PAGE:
The death penalty is fading away throughout much of the United States, with just a handful of states actually carrying out executions these days. Texas, which has executed the most inmates in U.S. history, is one of those states.
On Wednesday evening, Texas carried out its first execution of the new year. Arnold Prieto was put to death nearly two decades after he was convicted of murdering three people and robbing them. Prieto went with two other men to the home of an aunt and uncle of these men before stabbing the aunt, uncle and a 92-year-old woman who was there with screwdrivers, according to the office of Ken Paxton, the Texas attorney general. Prieto was killed by lethal injection in Huntsville.
He was pronounced dead at 6:31 p.m. local time, according to the Associated Press.
Prieto’s execution was the fourth so far this year in the United States.
It was the first of more than a dozen that the Texas Department of Criminal Justice currently has on the calendar between now and early May. Some of these could be delayed or halted due to state or court action, of course; two executions set for this month have already been postponed.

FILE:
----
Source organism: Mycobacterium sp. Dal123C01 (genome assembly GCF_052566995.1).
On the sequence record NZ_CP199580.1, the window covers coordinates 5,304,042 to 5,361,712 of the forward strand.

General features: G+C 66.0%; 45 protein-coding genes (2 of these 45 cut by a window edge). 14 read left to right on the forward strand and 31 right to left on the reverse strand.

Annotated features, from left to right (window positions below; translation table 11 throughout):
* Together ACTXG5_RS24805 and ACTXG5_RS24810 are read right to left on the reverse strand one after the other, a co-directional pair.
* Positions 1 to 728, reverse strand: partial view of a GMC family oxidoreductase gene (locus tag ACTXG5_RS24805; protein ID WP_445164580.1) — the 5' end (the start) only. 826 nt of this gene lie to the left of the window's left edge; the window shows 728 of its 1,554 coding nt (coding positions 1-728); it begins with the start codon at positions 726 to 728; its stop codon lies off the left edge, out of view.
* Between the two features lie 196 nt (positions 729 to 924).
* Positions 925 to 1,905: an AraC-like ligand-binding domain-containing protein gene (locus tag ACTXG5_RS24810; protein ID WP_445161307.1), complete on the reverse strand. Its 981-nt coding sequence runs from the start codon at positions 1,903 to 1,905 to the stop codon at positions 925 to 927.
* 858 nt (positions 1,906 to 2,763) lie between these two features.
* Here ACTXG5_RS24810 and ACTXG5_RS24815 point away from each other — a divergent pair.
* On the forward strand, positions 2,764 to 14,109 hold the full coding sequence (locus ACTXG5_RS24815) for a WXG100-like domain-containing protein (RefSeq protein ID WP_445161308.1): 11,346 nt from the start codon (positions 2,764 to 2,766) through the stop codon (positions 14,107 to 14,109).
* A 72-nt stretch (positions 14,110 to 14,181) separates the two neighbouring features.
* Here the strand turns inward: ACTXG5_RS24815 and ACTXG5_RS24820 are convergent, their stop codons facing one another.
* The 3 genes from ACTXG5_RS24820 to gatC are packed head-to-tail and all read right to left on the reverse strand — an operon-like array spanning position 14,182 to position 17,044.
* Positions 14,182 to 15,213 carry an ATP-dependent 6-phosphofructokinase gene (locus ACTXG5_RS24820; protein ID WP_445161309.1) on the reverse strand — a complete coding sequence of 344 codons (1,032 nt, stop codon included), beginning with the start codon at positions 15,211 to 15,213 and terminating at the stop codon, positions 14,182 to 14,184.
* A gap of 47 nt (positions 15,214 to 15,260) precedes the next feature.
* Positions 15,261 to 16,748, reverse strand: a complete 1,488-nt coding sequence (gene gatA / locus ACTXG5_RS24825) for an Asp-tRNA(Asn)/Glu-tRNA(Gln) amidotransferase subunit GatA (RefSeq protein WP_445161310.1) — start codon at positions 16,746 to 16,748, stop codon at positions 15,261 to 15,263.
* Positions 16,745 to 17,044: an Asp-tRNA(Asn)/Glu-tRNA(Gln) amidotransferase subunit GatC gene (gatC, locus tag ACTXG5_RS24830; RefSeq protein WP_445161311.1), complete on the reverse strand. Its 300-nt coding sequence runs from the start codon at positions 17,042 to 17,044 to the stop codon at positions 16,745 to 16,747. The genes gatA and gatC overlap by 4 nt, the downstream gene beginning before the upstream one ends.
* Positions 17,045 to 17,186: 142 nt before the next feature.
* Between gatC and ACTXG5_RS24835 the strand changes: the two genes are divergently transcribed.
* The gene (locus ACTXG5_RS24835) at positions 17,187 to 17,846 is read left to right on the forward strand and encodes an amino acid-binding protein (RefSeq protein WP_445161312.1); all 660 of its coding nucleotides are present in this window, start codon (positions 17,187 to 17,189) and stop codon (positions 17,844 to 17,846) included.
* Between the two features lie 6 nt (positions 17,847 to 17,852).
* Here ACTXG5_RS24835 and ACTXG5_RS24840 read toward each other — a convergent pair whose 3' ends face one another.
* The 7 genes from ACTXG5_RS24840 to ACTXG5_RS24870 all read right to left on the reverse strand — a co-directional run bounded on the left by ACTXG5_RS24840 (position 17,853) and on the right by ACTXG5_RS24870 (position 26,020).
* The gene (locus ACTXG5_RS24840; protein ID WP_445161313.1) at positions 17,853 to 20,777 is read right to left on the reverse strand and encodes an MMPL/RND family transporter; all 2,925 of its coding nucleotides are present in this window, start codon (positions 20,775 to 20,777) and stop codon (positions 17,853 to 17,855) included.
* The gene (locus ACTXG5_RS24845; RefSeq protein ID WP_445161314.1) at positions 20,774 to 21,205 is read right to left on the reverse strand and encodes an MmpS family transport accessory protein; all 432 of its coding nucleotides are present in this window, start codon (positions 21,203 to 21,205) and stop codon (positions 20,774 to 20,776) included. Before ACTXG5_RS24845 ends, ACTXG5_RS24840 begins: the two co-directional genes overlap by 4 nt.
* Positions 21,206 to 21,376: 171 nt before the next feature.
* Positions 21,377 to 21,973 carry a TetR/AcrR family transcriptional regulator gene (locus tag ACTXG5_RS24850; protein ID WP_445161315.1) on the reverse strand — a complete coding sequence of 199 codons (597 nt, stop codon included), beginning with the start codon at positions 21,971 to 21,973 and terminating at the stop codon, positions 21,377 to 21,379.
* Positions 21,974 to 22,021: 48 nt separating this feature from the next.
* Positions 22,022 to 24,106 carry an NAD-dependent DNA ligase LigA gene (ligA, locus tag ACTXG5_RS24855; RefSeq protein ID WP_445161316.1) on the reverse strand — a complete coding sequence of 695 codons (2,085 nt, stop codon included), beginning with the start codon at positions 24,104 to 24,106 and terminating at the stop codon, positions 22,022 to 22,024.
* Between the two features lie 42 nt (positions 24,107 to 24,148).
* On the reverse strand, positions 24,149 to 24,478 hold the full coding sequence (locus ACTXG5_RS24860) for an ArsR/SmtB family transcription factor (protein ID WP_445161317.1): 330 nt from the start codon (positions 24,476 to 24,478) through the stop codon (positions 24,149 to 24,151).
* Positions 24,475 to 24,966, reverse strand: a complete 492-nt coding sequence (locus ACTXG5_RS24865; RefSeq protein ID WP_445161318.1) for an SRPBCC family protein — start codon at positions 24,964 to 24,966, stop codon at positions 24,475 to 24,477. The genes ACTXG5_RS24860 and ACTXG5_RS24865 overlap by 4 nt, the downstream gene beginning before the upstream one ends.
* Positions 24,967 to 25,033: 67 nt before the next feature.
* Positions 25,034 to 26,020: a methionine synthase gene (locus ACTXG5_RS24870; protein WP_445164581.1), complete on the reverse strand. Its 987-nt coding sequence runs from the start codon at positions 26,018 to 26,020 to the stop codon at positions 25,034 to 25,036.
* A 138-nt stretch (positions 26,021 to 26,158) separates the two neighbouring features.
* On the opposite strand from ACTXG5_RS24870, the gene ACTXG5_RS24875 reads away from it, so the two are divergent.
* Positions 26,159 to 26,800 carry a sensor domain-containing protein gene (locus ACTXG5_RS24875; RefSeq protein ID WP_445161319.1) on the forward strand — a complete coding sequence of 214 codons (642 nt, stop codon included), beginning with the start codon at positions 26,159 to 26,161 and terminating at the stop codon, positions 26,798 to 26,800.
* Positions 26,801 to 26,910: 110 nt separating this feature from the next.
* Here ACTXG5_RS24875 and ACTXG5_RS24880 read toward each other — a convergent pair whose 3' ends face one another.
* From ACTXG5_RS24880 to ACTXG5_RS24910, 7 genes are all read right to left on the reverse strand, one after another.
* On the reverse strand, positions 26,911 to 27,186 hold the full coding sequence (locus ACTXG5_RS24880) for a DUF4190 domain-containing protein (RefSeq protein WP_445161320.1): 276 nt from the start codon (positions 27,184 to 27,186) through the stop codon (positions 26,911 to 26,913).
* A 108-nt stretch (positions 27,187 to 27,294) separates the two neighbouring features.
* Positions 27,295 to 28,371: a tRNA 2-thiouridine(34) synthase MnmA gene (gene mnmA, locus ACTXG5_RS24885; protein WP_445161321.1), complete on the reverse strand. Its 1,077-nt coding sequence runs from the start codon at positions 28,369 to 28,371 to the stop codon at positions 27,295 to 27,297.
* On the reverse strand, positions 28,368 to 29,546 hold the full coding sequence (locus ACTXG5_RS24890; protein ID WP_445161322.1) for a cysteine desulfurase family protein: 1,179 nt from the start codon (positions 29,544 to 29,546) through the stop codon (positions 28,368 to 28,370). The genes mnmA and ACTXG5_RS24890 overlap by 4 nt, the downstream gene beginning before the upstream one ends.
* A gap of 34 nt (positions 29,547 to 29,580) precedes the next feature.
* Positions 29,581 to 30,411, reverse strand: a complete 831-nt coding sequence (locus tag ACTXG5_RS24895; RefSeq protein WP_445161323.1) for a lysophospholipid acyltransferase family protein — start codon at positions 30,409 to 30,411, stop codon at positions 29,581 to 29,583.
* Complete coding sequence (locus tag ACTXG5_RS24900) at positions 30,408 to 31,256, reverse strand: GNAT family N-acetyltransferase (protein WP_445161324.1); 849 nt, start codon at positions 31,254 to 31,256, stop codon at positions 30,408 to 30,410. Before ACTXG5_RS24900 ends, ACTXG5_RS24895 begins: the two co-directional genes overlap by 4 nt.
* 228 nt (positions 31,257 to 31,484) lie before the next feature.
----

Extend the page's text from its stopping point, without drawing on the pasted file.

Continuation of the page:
Even if some of the executions do not occur, it still seems likely that over the course of the year, Texas will carry out at least as many executions as any other state. A sizable portion of the country’s experience with capital punishment has occurred in this state. Since 1976, there have been nearly 1,400 executions in the United States.
More than a third of those have taken place in Texas. The state has nearly five times as many executions (518) over that period as the place with the second-highest number of executions (Oklahoma, with 112), according to the Death Penalty Information Center.
The number of executions and the number of states actually executing inmates continued to decline last year. There were executions in just seven states, about a third as many states carried out executions in 1999.
Texas executed 10 inmates in 2014, tying Missouri for the most in the country. Last year was the 18th consecutive year the state executed at least 10 inmates; Missouri is the only other state to reach that number so far this decade.
[This post has been updated now that the execution took place. First posted: 4:08 p.m.]